Armed Vigilantes Force Lumads to Live in Fear
UN recommendation on
paramilitary groups’ pull-out in Davao ignored
Alamara, a band of Lumads recruited by the AFP, has been reportedly terrorizing
the hinterland villages of Davao del Norte, harming and displacing civilians.
The Lumads, tired of the violence, are calling for nothing less than the
disbandment of the vigilante group.
Bulatlat.com Mindanao Bureau
CITY -- War-weary and hungry, Ata-Manobos in the hinterlands of Talaingod, Davao
del Norte, are crying "enough" of terror as the vigilante group
Alamara continues its attacks on communities, forcing evacuation and massive
displacement among civilians.
than 500 families, or about 2,600 Ata-Manobos living in the sitios
(sub-villages) of Barangay (village) Palma Gil (namely, Tibukag, Km 17,
Mitibugaw, Natampod,Bagang, Dolyan, Lasakan
and Tamagan, including neighboring sitios in Pangaan, Nasilaban and Nalubas) are
affected in the course of recent Alamara operations.
military-created Alamara operating in the area headed by a certain Datu Sanggat
Logsing of Km 25 threatened to get back at the civilians if New People’s Army
(NPA) guerillas attack any of the vigilantes.
exodus of about 200 Ata-Manobo, about 70 of them children, took place in Lasakan
following an incident in May this year where Alamara men led by Sanggat stormed
their community and threatened the residents. "If the NPA ambushed us, we
will kill you!" the residents quoted the Alamaras as saying.
Alamara, in that incident, also forced the recruitment of three villagers namely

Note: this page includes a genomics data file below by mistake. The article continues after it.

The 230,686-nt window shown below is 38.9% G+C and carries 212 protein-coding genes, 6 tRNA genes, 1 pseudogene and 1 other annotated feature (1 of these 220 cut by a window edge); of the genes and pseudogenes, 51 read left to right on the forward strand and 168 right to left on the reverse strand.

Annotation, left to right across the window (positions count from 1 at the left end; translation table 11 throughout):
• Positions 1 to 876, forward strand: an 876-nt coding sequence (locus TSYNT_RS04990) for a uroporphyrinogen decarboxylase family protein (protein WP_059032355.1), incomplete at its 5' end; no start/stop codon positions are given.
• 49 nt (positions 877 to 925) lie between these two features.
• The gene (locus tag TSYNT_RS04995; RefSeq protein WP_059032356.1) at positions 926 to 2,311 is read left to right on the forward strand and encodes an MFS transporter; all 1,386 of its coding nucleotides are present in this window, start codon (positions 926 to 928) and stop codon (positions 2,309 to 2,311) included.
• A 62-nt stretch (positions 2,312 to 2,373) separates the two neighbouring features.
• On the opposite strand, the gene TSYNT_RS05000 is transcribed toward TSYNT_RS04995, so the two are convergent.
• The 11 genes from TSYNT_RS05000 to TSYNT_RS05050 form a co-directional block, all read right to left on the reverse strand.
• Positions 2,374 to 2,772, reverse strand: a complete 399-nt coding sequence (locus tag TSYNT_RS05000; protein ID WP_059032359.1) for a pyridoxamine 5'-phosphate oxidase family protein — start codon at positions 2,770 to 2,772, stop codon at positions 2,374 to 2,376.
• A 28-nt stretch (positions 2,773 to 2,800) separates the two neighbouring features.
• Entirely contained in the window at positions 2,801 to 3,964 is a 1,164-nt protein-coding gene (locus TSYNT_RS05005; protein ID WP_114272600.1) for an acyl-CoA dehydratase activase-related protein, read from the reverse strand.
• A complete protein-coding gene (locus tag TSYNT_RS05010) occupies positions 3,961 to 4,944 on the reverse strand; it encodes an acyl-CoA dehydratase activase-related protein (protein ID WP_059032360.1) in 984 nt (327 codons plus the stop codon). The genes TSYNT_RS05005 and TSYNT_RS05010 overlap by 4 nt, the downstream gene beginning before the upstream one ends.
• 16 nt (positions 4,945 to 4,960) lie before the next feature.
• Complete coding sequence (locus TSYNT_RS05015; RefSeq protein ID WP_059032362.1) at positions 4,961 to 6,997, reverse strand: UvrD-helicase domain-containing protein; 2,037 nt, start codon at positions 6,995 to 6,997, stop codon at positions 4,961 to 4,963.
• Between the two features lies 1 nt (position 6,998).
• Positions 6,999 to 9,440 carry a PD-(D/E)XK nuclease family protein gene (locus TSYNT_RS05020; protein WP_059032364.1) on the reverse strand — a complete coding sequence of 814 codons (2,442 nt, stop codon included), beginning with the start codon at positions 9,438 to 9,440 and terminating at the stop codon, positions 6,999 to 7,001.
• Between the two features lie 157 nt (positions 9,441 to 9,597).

Lito Butod, Makahindog Balite and Andamon Masiluboy but failed when the village
leader mediated in their behalf.
April 20, about 26 Alamara men and four regular Army soldiers conducted
operations in Sitio Bagang, forcing residents to evacuate. The men, who said
they were hunting for NPA guerillas in the village, killed the pig of the
village leader and stayed in the houses in the community overnight.
Mantikinon, the village leader, said that the Alamara leader identified as
Andigao dared him to yield his pig if indeed he was telling the truth about the
NPAs. “We told them that we didn’t know about the NPA. But he told us that
if that were true, then we should give them our pig. We couldn’t complain
because they had guns and we didn’t want any trouble," Mantikinon said.
Alamara, he said, stayed in their houses the whole night and even destroyed the
vegetables they planted. The Alamara told them that they would retaliate against
the villagers if the NPA attacked any member of the vigilante group.
Alamara, which is also known as the Civilian Volunteer Organizations (CVO) in
the villages, are being armed, controlled and financed by the AFP and are being
used as assistants of Army regulars and Cafgus during their counter-insurgency
accounts are based on the testimonies of the Lumad victims who asked the support
of the Pasaka Regional Lumad Confederation, a Lumad people's organization in
Monico Cayog, Pasaka secretary-general, said the Alamara, armed with firearms
issued by the AFP, patrol the villages using coercive tactics against fellow
Lumads to force them to join their group against the NPA. These tactics, he
said, include red-baiting and inflicting physical harm upon the civilians.
a result, they terrorize the civilians and drive them out of their homes, like
what happened to the Ata-Manobos in Talaingod, for fear of death and for fear of
being tagged as communists," Cayog said.